Beppu (Japan part 2 of 3)

Trip Start Oct 20, 2008
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Trip End Oct 20, 2009


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Flag of Japan  , Kyushu-Okinawa,
Friday, May 8, 2009

JAPAN (part 2 of 3)
Hitting the ground running we continued south to Beppu in the Kyushu region eager to see some volcanic activity.  We dropped down into this coastal town by bus watching plumes of steam rising up between low-rise buildings across the town. With a natural hot spring in almost every property (including our hostel) this strange little town, although smelling slightly of rotten eggs, had one of the highest life expectancy rates in the world with many lured by the supposed medicinal properties of getting as close to the Earth's heartbeat as possible without being liquefied by one of the 3000 or so mineral & sulphurous springs.

Over a couple of days we visited a 200 metre deep cobalt blue pool of boiling water (where a man’s job was to cook eggs in a basket to prove it’s heat), powerful geezers (not the one’s that 'retire’ to Spain), lay naked buried in a sandbath for 30 minutes looking out to sea and watched gurgling grey liquid bubble & gloop to the surface from the depths below amidst beautiful Japanese gardens. Our last vision of hell was to visit an outdoor crocodile ‘park’ where over 50 of the silent killers, attracted by the warm earth, lay around completely motionless, until something pissed them off and then thrashed violently at each other before slithering silently on to another space.

Next stop was to visit Mount Aso (again in Kyushu) but having developed the rather cocky attitude of thinking "yeah, that’s sounds cool, let’s go there" & just turning up (which worked well in mainland Asia) we were now in the ‘closed-shop’ world of westernised culture with its houses, fences & hedges and with no map, no idea of accommodation & no language skills we stepped out of the twee, countryside station of Aso & into a land where time had stood still. Where were Japan’s 128 million people??  The streets were eerily quiet, the light traffic as hushed & respectful as the breeze. In a 7/11 we asked about a cheap place to stay & were pointed in the direction of a youth hostel they weren’t even sure was still in existence.  Following a hand-drawn map we dragged our packs for 20 minutes through the village & up off the road.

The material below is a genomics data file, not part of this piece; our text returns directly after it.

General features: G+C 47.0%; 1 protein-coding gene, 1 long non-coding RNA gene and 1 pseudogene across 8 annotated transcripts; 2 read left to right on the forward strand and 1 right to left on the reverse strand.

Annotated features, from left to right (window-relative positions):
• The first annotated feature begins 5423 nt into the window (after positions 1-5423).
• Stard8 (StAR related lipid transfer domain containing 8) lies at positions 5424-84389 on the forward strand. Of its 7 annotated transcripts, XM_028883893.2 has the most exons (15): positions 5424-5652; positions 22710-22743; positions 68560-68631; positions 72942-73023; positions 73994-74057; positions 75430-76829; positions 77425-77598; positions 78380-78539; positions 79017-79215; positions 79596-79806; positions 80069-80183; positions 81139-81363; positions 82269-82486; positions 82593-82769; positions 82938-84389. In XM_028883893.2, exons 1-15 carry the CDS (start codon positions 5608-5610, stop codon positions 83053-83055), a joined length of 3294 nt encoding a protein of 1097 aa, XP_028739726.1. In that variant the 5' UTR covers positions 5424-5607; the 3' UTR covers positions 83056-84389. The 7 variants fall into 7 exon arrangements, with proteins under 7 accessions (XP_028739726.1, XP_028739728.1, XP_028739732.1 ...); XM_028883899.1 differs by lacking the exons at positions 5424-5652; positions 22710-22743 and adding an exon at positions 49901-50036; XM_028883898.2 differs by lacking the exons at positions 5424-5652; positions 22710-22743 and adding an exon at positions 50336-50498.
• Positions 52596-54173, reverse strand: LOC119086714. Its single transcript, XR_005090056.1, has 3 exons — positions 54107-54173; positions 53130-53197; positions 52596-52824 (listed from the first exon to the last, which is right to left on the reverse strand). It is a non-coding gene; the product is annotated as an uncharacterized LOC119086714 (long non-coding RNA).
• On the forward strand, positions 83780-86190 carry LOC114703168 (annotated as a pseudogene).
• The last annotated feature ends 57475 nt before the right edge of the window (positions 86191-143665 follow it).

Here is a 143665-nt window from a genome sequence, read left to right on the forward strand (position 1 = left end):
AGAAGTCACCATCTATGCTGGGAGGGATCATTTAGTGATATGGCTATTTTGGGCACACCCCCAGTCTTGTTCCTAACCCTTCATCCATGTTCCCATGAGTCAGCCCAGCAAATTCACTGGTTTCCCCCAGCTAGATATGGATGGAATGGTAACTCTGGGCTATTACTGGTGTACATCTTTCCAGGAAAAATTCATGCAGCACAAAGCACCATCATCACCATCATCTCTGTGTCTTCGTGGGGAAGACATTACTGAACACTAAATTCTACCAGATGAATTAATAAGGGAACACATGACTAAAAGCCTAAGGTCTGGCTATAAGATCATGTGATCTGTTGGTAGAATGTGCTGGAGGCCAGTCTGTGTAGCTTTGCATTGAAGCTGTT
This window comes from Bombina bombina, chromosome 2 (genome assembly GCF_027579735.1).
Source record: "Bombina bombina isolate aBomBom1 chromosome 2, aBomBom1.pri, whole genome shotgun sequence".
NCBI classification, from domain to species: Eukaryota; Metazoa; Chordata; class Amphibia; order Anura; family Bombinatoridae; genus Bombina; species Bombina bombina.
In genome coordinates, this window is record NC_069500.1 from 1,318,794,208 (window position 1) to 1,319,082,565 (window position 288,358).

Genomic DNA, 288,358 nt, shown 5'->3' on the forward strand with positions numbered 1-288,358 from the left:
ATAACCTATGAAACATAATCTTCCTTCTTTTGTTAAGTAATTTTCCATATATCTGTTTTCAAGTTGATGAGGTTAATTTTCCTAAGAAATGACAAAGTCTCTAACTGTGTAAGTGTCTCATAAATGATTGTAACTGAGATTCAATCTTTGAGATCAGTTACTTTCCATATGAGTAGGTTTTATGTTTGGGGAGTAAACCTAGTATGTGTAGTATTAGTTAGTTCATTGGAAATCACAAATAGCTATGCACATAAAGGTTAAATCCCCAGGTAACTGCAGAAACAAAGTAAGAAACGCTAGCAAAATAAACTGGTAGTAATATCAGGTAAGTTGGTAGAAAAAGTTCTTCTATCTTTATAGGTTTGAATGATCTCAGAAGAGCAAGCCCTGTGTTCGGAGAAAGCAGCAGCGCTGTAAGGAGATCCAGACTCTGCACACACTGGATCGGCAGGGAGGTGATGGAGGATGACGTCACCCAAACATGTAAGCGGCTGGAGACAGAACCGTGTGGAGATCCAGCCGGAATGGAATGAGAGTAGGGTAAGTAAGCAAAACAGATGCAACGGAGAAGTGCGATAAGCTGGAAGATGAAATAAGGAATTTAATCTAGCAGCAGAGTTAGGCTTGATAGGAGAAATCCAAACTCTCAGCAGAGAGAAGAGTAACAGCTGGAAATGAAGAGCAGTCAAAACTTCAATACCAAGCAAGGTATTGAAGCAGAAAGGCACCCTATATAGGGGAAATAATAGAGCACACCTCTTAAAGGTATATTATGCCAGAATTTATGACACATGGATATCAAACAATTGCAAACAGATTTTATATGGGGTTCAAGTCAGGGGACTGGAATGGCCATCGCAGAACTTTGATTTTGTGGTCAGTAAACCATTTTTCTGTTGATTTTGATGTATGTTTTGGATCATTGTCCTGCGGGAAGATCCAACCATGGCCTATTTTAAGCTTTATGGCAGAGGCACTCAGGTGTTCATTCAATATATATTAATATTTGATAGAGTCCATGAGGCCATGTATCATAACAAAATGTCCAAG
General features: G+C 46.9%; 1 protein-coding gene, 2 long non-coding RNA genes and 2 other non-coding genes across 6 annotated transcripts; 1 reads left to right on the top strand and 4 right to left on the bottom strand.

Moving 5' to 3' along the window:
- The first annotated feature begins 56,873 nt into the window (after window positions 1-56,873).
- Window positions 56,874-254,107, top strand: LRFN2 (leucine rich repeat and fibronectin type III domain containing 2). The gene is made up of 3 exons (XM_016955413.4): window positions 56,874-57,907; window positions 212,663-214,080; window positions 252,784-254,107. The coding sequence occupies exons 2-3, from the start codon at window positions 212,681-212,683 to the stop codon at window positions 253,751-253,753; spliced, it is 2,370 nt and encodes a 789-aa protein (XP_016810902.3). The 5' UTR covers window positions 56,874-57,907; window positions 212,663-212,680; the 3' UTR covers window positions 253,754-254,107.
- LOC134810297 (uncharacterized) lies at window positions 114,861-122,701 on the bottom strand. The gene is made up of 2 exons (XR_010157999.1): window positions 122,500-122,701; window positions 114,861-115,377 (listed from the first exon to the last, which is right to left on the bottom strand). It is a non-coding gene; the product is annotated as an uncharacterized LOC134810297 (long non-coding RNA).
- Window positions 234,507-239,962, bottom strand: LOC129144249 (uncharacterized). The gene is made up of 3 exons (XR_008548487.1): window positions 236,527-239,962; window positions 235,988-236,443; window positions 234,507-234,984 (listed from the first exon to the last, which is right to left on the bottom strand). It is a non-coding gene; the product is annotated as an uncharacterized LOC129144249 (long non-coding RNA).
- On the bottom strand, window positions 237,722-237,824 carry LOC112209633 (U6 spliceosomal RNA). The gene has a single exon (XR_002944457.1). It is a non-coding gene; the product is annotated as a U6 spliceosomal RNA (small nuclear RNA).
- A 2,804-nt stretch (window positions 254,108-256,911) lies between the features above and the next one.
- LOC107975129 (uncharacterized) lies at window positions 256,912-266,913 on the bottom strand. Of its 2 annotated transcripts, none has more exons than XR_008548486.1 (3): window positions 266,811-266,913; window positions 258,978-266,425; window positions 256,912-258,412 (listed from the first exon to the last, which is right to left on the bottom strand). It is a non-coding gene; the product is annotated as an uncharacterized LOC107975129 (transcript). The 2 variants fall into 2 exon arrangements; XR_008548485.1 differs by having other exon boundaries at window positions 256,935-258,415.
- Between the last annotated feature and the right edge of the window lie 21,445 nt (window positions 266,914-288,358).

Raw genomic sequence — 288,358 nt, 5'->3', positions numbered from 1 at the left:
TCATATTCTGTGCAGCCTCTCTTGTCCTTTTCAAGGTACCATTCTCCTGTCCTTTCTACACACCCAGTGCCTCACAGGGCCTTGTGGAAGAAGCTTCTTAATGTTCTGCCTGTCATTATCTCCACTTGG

The hostel was locked and the surroundings deserted when we arrived so we sat amongst the flowerpots & gossiping trees, waiting on our only option for a roof to materialise.  An hour or so later a little old lady, bent double & wearing gardening gloves came out of nowhere & ushered us in.  It seemed like we were the first visitors for 60-odd years and as we were the only ones rattling around this large hostel we were allowed to sleep in the same 8-bed dorm but even then only because we were married.

With its glory days well in the past the ruler of the hostel, despite her Neolithic age & general slowness ran a tight ship, the old rules of designated shower times, daytime closing & lights out still brought to order.

At 8 the next morning we set off on foot towards Mount Aso, one of Japan’s 840 active volcanoes.  It was springtime, the forests & immaculately manicured hills bursting with colour.  I scrambled down the slopes of a couple of dormant craters on the way, crunchy solid & grassed over. After a while the landscape became increasingly lunar and as we reached Mount Aso we noticed the concrete bunkers on the way up in case it decided to blow its top. Looking down inside the one of the largest calderas in the world the lime green waters of sulphurous poisons 50 metres below blew up wafts of stink bomb & jets of steam. It was incredible to watch the Earth’s powerful engine at work, not powered by the sun or moon like everything on the surface but by its own mysterious core.

After our journeys to the centre of the earth and a dalliance with pace of life not normally associated with Japan it was time to hit the cities & see what all the fuss was about. First Kyoto & then ultimately the largest metropolis on the planet – Tokyo.
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